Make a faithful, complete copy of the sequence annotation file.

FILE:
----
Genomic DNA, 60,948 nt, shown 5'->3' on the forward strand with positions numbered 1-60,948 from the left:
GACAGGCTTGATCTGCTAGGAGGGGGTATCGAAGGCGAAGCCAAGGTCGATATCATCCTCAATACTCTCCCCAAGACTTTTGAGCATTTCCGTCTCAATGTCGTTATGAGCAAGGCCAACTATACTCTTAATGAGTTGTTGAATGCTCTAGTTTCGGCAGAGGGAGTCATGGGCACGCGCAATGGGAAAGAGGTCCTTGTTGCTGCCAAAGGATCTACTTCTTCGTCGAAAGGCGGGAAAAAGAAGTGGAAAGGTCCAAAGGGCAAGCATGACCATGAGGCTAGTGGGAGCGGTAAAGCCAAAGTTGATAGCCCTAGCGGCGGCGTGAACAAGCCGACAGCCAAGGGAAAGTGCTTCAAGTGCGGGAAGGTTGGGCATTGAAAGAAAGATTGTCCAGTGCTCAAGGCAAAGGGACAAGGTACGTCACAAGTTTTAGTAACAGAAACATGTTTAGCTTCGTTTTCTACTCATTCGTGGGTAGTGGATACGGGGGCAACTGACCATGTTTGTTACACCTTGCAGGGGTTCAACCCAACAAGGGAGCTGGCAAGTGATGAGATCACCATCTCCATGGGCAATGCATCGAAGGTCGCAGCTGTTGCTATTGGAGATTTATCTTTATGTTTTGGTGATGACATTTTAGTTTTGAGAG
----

Genomic DNA, 60,948 nt, shown 5'->3' on the forward strand with positions numbered 1-60,948 from the left:
GACAGGCTTGATCTGCTAGGAGGGGGTATCGAAGGCGAAGCCAAGGTCGATATCATCCTCAATACTCTCCCCAAGACTTTTGAGCATTTCCGTCTCAATGTCGTTATGAGCAAGGCCAACTATACTCTTAATGAGTTGTTGAATGCTCTAGTTTCGGCAGAGGGAGTCATGGGCACGCGCAATGGGAAAGAGGTCCTTGTTGCTGCCAAAGGATCTACTTCTTCGTCGAAAGGCGGGAAAAAGAAGTGGAAAGGTCCAAAGGGCAAGCATGACCATGAGGCTAGTGGGAGCGGTAAAGCCAAAGTTGATAGCCCTAGCGGCGGCGTGAACAAGCCGACAGCCAAGGGAAAGTGCTTCAAGTGCGGGAAGGTTGGGCATTGAAAGAAAGATTGTCCAGTGCTCAAGGCAAAGGGACAAGGTACGTCACAAGTTTTAGTAACAGAAACATGTTTAGCTTCGTTTTCTACTCATTCGTGGGTAGTGGATACGGGGGCAACTGACCATGTTTGTTACACCTTGCAGGGGTTCAACCCAACAAGGGAGCTGGCAAGTGATGAGATCACCATCTCCATGGGCAATGCATCGAAGGTCGCAGCTGTTGCTATTGGAGATTTATCTTTATGTTTTGGTGATGACATTTTAGTTTTGAGAG